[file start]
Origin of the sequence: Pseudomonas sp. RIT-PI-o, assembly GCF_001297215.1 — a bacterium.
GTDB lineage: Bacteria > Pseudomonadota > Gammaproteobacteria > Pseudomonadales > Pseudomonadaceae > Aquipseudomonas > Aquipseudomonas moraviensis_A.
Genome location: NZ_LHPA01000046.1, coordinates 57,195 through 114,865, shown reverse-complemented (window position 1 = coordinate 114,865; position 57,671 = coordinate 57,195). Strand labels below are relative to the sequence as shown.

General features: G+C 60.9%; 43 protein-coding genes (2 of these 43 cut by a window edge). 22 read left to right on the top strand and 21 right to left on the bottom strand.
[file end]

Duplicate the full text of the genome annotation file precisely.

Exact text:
Origin of the sequence: Pseudomonas sp. RIT-PI-o, assembly GCF_001297215.1 — a bacterium.
GTDB lineage: Bacteria > Pseudomonadota > Gammaproteobacteria > Pseudomonadales > Pseudomonadaceae > Aquipseudomonas > Aquipseudomonas moraviensis_A.
Genome location: NZ_LHPA01000046.1, coordinates 57,195 through 114,865, shown reverse-complemented (window position 1 = coordinate 114,865; position 57,671 = coordinate 57,195). Strand labels below are relative to the sequence as shown.

General features: G+C 60.9%; 43 protein-coding genes (2 of these 43 cut by a window edge). 22 read left to right on the top strand and 21 right to left on the bottom strand.